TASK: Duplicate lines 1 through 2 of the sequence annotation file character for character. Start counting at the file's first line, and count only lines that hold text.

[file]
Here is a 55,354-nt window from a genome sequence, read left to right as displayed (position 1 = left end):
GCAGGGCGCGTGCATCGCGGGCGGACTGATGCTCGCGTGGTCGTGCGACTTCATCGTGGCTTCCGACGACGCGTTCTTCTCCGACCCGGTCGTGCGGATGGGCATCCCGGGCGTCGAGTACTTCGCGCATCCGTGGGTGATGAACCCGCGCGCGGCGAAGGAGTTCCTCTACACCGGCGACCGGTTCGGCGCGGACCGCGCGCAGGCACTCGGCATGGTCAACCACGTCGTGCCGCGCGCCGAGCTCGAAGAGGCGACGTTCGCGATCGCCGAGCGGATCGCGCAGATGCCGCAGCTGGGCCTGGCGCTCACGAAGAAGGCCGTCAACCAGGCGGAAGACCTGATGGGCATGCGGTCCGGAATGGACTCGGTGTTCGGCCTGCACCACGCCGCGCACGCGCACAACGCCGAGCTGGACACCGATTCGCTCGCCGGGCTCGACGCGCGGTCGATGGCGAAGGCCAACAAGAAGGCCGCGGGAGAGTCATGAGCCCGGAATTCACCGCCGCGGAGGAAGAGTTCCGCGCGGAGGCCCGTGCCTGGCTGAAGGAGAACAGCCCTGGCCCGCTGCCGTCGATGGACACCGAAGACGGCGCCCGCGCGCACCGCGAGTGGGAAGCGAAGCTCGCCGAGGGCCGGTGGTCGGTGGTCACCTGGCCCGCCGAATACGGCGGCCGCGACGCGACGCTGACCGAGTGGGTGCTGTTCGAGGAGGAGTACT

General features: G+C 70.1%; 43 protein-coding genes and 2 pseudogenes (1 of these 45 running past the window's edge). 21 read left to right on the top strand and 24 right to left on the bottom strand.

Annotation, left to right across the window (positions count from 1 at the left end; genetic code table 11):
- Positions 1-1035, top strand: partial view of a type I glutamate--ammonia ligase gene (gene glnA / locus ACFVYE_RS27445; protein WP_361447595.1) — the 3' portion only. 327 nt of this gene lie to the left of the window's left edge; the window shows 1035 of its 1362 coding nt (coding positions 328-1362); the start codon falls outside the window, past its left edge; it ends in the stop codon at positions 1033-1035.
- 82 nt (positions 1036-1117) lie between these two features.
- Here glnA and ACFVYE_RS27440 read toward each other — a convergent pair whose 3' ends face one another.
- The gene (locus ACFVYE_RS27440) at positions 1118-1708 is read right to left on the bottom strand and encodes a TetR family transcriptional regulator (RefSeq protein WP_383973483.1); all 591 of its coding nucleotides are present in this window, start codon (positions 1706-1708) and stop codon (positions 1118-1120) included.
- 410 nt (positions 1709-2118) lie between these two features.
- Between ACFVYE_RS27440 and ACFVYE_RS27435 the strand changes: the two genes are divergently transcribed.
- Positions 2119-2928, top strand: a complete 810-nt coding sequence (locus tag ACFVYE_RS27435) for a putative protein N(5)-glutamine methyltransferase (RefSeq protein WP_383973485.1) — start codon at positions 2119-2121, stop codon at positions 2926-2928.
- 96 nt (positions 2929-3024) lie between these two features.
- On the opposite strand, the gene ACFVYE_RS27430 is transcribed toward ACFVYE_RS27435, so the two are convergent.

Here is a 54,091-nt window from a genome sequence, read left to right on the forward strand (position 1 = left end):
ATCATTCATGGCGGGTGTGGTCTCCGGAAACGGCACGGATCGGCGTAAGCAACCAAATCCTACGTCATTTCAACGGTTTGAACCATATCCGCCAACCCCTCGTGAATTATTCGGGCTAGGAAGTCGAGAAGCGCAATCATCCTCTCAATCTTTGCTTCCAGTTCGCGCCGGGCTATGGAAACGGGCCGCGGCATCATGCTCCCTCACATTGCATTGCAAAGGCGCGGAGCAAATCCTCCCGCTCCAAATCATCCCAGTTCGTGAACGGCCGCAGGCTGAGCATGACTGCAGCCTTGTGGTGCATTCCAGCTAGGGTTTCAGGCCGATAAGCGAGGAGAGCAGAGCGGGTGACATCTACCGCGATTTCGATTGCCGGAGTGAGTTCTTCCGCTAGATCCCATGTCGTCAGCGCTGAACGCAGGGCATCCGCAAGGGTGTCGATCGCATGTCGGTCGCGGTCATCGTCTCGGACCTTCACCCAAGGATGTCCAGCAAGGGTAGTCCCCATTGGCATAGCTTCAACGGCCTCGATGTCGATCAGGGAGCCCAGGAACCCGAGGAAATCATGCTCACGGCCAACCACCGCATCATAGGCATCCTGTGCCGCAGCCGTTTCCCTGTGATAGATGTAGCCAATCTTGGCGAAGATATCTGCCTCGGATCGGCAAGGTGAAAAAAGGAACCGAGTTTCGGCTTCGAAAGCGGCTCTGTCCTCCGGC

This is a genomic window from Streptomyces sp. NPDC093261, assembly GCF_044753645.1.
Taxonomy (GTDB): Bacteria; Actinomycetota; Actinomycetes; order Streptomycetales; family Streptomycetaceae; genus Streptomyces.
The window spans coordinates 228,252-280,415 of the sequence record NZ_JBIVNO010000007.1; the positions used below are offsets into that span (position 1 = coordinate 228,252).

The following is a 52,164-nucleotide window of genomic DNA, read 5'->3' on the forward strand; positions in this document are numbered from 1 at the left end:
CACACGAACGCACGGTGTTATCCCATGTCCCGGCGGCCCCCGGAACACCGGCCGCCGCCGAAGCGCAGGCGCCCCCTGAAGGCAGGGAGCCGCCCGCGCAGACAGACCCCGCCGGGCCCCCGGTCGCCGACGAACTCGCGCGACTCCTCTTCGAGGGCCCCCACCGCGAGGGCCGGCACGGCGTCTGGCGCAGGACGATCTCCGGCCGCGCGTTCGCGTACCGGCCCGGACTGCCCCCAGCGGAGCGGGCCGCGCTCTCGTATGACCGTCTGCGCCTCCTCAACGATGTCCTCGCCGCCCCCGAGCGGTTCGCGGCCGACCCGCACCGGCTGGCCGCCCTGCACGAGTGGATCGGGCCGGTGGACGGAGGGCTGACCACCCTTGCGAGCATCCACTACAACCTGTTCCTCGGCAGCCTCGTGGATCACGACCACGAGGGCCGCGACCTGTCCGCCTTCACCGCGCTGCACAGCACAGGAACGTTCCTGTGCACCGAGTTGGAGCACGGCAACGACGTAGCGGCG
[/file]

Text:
Here is a 55,354-nt window from a genome sequence, read left to right as displayed (position 1 = left end):
GCAGGGCGCGTGCATCGCGGGCGGACTGATGCTCGCGTGGTCGTGCGACTTCATCGTGGCTTCCGACGACGCGTTCTTCTCCGACCCGGTCGTGCGGATGGGCATCCCGGGCGTCGAGTACTTCGCGCATCCGTGGGTGATGAACCCGCGCGCGGCGAAGGAGTTCCTCTACACCGGCGACCGGTTCGGCGCGGACCGCGCGCAGGCACTCGGCATGGTCAACCACGTCGTGCCGCGCGCCGAGCTCGAAGAGGCGACGTTCGCGATCGCCGAGCGGATCGCGCAGATGCCGCAGCTGGGCCTGGCGCTCACGAAGAAGGCCGTCAACCAGGCGGAAGACCTGATGGGCATGCGGTCCGGAATGGACTCGGTGTTCGGCCTGCACCACGCCGCGCACGCGCACAACGCCGAGCTGGACACCGATTCGCTCGCCGGGCTCGACGCGCGGTCGATGGCGAAGGCCAACAAGAAGGCCGCGGGAGAGTCATGAGCCCGGAATTCACCGCCGCGGAGGAAGAGTTCCGCGCGGAGGCCCGTGCCTGGCTGAAGGAGAACAGCCCTGGCCCGCTGCCGTCGATGGACACCGAAGACGGCGCCCGCGCGCACCGCGAGTGGGAAGCGAAGCTCGCCGAGGGCCGGTGGTCGGTGGTCACCTGGCCCGCCGAATACGGCGGCCGCGACGCGACGCTGACCGAGTGGGTGCTGTTCGAGGAGGAGTACT